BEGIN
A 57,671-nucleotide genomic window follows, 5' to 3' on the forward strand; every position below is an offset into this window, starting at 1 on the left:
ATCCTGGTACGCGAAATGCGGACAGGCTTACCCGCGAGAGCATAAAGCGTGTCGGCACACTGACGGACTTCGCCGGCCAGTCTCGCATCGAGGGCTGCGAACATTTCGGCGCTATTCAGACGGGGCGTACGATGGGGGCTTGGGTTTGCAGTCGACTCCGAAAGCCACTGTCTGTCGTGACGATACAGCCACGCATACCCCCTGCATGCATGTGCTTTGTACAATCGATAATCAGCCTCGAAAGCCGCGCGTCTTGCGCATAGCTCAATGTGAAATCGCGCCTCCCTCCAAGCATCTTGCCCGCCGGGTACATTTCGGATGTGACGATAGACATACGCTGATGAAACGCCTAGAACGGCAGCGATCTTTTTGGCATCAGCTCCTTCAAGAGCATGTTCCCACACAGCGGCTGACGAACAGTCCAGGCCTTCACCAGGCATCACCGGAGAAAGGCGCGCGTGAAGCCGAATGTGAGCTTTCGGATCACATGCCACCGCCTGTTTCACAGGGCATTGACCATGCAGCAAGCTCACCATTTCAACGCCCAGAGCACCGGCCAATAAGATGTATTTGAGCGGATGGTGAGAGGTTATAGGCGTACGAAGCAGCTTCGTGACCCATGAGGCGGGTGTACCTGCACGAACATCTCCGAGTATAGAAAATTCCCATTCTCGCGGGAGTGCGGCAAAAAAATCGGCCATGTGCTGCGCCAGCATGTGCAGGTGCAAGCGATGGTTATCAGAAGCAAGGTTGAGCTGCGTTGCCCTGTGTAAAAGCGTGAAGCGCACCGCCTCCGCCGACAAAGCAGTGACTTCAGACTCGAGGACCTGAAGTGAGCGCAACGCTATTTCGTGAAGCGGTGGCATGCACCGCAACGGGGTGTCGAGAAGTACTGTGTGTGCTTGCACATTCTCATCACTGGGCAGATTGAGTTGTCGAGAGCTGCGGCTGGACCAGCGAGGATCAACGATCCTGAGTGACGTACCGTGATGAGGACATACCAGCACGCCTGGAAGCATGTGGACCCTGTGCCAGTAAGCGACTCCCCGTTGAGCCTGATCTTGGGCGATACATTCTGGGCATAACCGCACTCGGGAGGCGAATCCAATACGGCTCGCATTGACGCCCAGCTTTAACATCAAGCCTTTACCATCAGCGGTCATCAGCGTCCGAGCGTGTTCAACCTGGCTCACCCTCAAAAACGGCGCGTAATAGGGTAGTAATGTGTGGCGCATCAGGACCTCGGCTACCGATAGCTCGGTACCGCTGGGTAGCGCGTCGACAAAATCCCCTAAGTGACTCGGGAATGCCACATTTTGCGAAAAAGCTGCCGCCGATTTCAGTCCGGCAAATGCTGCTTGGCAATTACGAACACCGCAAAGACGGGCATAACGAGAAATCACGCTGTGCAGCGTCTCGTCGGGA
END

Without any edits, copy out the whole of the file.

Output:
A 57,671-nucleotide genomic window follows, 5' to 3' on the forward strand; every position below is an offset into this window, starting at 1 on the left:
ATCCTGGTACGCGAAATGCGGACAGGCTTACCCGCGAGAGCATAAAGCGTGTCGGCACACTGACGGACTTCGCCGGCCAGTCTCGCATCGAGGGCTGCGAACATTTCGGCGCTATTCAGACGGGGCGTACGATGGGGGCTTGGGTTTGCAGTCGACTCCGAAAGCCACTGTCTGTCGTGACGATACAGCCACGCATACCCCCTGCATGCATGTGCTTTGTACAATCGATAATCAGCCTCGAAAGCCGCGCGTCTTGCGCATAGCTCAATGTGAAATCGCGCCTCCCTCCAAGCATCTTGCCCGCCGGGTACATTTCGGATGTGACGATAGACATACGCTGATGAAACGCCTAGAACGGCAGCGATCTTTTTGGCATCAGCTCCTTCAAGAGCATGTTCCCACACAGCGGCTGACGAACAGTCCAGGCCTTCACCAGGCATCACCGGAGAAAGGCGCGCGTGAAGCCGAATGTGAGCTTTCGGATCACATGCCACCGCCTGTTTCACAGGGCATTGACCATGCAGCAAGCTCACCATTTCAACGCCCAGAGCACCGGCCAATAAGATGTATTTGAGCGGATGGTGAGAGGTTATAGGCGTACGAAGCAGCTTCGTGACCCATGAGGCGGGTGTACCTGCACGAACATCTCCGAGTATAGAAAATTCCCATTCTCGCGGGAGTGCGGCAAAAAAATCGGCCATGTGCTGCGCCAGCATGTGCAGGTGCAAGCGATGGTTATCAGAAGCAAGGTTGAGCTGCGTTGCCCTGTGTAAAAGCGTGAAGCGCACCGCCTCCGCCGACAAAGCAGTGACTTCAGACTCGAGGACCTGAAGTGAGCGCAACGCTATTTCGTGAAGCGGTGGCATGCACCGCAACGGGGTGTCGAGAAGTACTGTGTGTGCTTGCACATTCTCATCACTGGGCAGATTGAGTTGTCGAGAGCTGCGGCTGGACCAGCGAGGATCAACGATCCTGAGTGACGTACCGTGATGAGGACATACCAGCACGCCTGGAAGCATGTGGACCCTGTGCCAGTAAGCGACTCCCCGTTGAGCCTGATCTTGGGCGATACATTCTGGGCATAACCGCACTCGGGAGGCGAATCCAATACGGCTCGCATTGACGCCCAGCTTTAACATCAAGCCTTTACCATCAGCGGTCATCAGCGTCCGAGCGTGTTCAACCTGGCTCACCCTCAAAAACGGCGCGTAATAGGGTAGTAATGTGTGGCGCATCAGGACCTCGGCTACCGATAGCTCGGTACCGCTGGGTAGCGCGTCGACAAAATCCCCTAAGTGACTCGGGAATGCCACATTTTGCGAAAAAGCTGCCGCCGATTTCAGTCCGGCAAATGCTGCTTGGCAATTACGAACACCGCAAAGACGGGCATAACGAGAAATCACGCTGTGCAGCGTCTCGTCGGGA